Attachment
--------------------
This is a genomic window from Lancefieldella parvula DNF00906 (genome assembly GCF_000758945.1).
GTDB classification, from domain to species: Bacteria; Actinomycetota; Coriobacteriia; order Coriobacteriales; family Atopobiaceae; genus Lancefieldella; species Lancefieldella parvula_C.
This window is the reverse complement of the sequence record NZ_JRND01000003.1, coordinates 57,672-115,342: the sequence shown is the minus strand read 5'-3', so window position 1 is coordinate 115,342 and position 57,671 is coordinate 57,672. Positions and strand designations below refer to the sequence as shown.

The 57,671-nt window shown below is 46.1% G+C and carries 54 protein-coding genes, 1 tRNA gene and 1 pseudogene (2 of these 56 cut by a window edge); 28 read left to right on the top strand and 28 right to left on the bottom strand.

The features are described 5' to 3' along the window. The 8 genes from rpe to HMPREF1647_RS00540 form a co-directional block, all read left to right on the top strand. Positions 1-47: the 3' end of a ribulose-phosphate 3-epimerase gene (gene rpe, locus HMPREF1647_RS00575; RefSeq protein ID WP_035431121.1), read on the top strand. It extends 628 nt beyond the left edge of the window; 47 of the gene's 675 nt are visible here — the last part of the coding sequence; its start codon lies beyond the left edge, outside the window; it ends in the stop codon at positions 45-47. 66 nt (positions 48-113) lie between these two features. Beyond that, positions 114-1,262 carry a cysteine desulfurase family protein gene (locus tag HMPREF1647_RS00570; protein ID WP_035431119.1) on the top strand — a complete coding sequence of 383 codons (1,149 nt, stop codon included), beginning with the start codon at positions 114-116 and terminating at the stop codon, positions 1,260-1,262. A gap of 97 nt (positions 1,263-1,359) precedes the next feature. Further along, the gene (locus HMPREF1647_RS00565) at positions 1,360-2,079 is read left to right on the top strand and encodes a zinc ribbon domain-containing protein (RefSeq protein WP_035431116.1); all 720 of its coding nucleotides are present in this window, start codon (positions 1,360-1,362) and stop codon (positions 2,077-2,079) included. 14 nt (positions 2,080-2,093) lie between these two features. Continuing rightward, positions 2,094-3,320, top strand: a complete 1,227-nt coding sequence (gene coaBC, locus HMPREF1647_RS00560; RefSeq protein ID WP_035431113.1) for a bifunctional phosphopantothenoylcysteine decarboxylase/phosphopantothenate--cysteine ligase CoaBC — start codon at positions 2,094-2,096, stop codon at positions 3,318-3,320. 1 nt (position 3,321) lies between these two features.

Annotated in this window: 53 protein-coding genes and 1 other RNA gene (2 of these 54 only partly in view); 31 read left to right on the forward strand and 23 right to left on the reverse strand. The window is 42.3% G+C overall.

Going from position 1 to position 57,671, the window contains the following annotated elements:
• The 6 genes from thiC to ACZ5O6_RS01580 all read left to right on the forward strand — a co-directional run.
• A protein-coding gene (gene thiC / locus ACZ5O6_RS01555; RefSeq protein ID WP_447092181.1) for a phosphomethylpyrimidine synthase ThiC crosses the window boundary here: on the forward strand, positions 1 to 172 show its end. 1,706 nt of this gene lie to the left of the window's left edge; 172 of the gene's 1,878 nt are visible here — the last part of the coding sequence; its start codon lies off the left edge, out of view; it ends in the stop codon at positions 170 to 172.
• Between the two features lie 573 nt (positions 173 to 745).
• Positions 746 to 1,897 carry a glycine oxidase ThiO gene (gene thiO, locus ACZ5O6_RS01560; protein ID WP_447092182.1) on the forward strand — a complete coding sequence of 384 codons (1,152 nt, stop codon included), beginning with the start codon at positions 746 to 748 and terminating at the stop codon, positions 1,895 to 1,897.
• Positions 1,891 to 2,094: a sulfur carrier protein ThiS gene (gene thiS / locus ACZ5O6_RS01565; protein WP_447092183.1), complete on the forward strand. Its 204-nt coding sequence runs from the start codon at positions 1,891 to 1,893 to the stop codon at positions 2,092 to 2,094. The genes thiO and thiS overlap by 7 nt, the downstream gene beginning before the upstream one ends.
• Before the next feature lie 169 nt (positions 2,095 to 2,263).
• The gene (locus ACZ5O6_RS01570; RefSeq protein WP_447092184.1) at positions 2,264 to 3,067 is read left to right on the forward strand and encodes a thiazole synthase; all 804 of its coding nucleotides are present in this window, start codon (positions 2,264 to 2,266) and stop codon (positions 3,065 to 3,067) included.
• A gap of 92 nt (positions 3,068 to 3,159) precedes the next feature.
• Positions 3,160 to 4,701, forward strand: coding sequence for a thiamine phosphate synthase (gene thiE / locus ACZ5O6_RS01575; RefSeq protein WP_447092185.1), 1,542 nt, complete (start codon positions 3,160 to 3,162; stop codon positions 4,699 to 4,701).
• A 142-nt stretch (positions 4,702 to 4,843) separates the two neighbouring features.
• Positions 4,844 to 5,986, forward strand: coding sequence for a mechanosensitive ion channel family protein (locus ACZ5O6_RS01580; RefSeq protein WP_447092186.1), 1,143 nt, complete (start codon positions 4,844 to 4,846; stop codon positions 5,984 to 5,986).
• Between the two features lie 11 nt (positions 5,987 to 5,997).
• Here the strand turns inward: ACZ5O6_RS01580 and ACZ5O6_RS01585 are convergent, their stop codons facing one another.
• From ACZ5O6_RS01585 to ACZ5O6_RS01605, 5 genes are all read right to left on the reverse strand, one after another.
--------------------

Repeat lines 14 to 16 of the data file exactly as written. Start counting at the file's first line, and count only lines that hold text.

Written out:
• The gene (locus ACZ5O6_RS01570; RefSeq protein WP_447092184.1) at positions 2,264 to 3,067 is read left to right on the forward strand and encodes a thiazole synthase; all 804 of its coding nucleotides are present in this window, start codon (positions 2,264 to 2,266) and stop codon (positions 3,065 to 3,067) included.
• A gap of 92 nt (positions 3,068 to 3,159) precedes the next feature.
• Positions 3,160 to 4,701, forward strand: coding sequence for a thiamine phosphate synthase (gene thiE / locus ACZ5O6_RS01575; RefSeq protein WP_447092185.1), 1,542 nt, complete (start codon positions 3,160 to 3,162; stop codon positions 4,699 to 4,701).